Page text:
re: Why does the South execute more people?

"Peffley and Hurwitz more charitably argue it has to do with whites seeing inequities in the criminal justice system having to do with personal failures rather than systemic problems"
If you just bracket out race and look at everything else, the South still looks awful. Anti-racism has become so pervasive that that's what every discussion ends up being about. But the South has been anti-labor, anti-education, anti science, anti-welfare, and so on. The New Deal was distorted by the need to please the South. In one sense it can be traced back to race, but in another sense it traces back to the planters' conviction that they deserved to rule and that no one else, white or back, was of any worth.

re: Why does the South execute more people?

I am a deep rooted Southerner who believed in the death penalty until we started hearing about all the innocent people convicted and spending years in prison until DNA proved them innocent. One wrongly executed person is one too many. The death penalty is no longer a deterent like it might have been years ago. The reasons listed in the article are probably legitimate ones. The only thing that scared me was thinking I was reading a conversation from The View. I am so tired of hearing about the south and blacks and discrimination. I think we all know by now what went on the south after the Civil War. Enough is enough. P.S. I am not aware of any African Americans that have been abused by our system. I think most of the countries in Africa is doing a good job of that themselves. The people we appear to be convicting in mass are born in America; hence, they are called Blacks, unless you want to refer to me as a German- English-American and not white.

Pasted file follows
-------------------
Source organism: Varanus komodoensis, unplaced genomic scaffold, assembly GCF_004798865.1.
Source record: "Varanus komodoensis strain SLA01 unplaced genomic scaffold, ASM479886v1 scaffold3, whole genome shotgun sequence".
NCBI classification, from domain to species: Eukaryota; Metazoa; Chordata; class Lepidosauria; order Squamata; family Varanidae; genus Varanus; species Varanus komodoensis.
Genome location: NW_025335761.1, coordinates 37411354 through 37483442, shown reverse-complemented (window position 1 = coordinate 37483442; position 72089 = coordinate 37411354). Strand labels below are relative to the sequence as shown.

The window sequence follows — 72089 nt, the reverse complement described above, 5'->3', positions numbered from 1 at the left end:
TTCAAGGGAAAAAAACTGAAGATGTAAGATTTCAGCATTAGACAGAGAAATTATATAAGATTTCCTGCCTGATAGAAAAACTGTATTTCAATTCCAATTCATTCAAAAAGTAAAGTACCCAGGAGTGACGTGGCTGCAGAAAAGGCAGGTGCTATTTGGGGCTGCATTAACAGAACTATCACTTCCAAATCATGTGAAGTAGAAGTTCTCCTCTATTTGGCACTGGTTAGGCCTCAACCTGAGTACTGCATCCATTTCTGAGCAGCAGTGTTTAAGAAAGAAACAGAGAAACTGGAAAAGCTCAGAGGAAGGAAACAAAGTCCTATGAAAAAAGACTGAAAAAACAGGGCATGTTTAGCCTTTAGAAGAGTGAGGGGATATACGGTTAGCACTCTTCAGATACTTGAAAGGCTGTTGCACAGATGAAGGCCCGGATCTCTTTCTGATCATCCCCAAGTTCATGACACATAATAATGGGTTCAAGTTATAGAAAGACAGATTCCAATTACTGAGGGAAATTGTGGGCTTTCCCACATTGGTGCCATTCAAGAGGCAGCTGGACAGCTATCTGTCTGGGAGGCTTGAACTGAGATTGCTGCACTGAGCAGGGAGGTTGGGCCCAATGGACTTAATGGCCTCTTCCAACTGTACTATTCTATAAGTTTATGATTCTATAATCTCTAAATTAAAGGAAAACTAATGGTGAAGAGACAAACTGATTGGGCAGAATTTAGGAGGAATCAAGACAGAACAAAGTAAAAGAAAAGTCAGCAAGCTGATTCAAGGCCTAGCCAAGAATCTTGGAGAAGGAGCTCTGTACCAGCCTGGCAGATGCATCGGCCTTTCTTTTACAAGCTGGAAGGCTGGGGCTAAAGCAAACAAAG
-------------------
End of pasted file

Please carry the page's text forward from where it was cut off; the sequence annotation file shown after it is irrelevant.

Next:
re: Why does the South execute more people?

I think you have hit it right, rickie lee--I was going to comment that the pseudo-Christianity of the South is the largest factor. Mercy and human compassion seemingly have little or no place in the so-called Christian faith of all too many folks down South. Whether it's because of fire and brimstone preaching, or just the bitterness that comes from hardscrabble living in a still-racist society, many white folks of the lower classes think nothing about supporting capital punishment as if it was ordained in the 10 commandments.

re: Why does the South execute more people?

The legal system in this country is deeply flawed. So many inmates have been found not guilty of crimes related to sentencing with the death penalty due to DNA testing. It is frightening to imagine how many innocent have die prior to DNA. There are far many more people who are spending life in prison for crimes they have not commited where DNA is not a factor. Unfortunately, the public will not pay attention to the injustice with the legal system unless it effects them as an individual. Sad, someone should be accountable, and yes, we are still a racist country and have not really evolved.